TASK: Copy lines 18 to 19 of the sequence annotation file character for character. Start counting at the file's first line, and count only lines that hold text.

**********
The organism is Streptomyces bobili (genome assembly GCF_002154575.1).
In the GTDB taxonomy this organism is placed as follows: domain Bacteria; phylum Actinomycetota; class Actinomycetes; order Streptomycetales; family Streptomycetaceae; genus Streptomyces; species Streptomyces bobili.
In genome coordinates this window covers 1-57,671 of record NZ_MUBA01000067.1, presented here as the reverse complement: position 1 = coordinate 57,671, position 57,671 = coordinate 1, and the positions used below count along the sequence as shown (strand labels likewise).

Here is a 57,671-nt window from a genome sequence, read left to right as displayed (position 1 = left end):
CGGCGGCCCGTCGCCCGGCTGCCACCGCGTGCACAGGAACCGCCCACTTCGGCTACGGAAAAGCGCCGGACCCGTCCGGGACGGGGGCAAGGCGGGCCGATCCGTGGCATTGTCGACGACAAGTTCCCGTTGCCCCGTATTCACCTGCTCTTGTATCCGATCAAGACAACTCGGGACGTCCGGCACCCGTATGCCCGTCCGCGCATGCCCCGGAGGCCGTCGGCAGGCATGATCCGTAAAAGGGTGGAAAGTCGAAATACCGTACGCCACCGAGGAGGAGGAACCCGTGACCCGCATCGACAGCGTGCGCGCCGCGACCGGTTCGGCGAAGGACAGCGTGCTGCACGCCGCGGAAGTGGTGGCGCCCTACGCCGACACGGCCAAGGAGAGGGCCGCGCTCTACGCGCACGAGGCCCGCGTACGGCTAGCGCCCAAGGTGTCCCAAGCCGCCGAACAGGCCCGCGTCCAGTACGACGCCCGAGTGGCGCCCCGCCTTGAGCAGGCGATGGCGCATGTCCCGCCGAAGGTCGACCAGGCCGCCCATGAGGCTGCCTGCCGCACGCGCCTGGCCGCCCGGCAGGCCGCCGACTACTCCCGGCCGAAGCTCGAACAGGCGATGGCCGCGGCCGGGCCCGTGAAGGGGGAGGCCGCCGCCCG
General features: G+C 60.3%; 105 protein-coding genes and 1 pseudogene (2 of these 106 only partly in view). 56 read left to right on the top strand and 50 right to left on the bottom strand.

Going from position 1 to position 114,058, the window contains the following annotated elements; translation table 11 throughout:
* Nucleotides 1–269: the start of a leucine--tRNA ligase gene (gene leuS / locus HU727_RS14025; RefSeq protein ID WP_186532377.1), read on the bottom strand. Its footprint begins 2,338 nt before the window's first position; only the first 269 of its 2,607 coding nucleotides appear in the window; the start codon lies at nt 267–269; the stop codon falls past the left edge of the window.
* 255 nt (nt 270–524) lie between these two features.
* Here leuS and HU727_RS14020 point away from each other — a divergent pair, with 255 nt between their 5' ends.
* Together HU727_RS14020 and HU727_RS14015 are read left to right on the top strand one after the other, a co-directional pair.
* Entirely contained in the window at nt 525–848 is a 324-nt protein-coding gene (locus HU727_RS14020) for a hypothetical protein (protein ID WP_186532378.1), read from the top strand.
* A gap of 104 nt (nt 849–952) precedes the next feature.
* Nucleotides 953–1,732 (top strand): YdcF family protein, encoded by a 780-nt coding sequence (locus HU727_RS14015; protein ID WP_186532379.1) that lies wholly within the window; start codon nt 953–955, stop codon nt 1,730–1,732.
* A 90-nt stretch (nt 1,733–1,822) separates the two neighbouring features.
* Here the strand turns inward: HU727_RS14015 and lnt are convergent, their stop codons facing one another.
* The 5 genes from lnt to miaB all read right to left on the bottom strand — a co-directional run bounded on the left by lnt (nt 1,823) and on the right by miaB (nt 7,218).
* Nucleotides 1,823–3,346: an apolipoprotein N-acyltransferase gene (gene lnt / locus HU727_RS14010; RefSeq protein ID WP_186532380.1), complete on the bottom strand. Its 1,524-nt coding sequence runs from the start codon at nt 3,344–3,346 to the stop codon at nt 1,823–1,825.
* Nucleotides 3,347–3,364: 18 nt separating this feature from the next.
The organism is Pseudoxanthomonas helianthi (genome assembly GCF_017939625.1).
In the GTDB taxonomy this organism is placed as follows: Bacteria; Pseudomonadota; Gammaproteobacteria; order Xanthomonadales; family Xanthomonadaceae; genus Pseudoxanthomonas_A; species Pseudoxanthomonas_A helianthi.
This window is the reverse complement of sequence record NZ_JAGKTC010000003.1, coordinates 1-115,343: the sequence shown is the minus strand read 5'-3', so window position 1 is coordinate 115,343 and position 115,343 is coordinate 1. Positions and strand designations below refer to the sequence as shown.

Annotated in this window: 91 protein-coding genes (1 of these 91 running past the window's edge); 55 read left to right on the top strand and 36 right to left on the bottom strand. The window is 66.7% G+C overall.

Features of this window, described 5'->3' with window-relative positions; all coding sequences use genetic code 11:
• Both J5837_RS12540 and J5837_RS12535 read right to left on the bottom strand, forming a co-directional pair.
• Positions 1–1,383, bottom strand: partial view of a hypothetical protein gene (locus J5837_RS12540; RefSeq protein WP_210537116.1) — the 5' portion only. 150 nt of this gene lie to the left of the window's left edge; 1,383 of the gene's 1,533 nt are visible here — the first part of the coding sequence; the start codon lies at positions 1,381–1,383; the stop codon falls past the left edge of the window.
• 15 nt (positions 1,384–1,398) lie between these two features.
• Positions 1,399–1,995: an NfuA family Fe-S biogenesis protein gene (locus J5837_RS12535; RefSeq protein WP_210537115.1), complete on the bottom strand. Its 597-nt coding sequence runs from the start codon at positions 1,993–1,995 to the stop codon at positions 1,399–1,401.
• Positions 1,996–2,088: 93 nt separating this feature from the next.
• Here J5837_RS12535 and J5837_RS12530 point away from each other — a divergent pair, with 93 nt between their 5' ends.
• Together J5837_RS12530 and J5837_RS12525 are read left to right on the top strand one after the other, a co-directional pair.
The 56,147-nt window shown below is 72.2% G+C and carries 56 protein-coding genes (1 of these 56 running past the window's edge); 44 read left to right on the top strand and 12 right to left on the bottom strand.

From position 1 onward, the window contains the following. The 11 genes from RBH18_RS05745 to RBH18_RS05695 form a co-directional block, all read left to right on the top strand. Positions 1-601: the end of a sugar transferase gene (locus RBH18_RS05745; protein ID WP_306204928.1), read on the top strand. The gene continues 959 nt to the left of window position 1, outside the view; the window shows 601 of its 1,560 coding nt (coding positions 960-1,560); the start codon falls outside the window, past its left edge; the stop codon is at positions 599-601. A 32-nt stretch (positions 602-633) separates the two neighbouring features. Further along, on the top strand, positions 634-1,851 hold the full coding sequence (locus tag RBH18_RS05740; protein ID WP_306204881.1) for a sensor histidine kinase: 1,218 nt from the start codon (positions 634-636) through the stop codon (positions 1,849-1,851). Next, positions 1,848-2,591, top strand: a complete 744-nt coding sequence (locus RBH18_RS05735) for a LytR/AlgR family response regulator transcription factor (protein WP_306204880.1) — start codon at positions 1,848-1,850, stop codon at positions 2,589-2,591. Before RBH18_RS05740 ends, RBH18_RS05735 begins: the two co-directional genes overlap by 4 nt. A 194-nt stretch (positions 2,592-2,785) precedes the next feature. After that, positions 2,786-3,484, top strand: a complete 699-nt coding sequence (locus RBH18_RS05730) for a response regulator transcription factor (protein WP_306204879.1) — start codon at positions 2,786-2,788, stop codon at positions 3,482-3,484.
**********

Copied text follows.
* Nucleotides 1,823–3,346: an apolipoprotein N-acyltransferase gene (gene lnt / locus HU727_RS14010; RefSeq protein ID WP_186532380.1), complete on the bottom strand. Its 1,524-nt coding sequence runs from the start codon at nt 3,344–3,346 to the stop codon at nt 1,823–1,825.
* Nucleotides 3,347–3,364: 18 nt separating this feature from the next.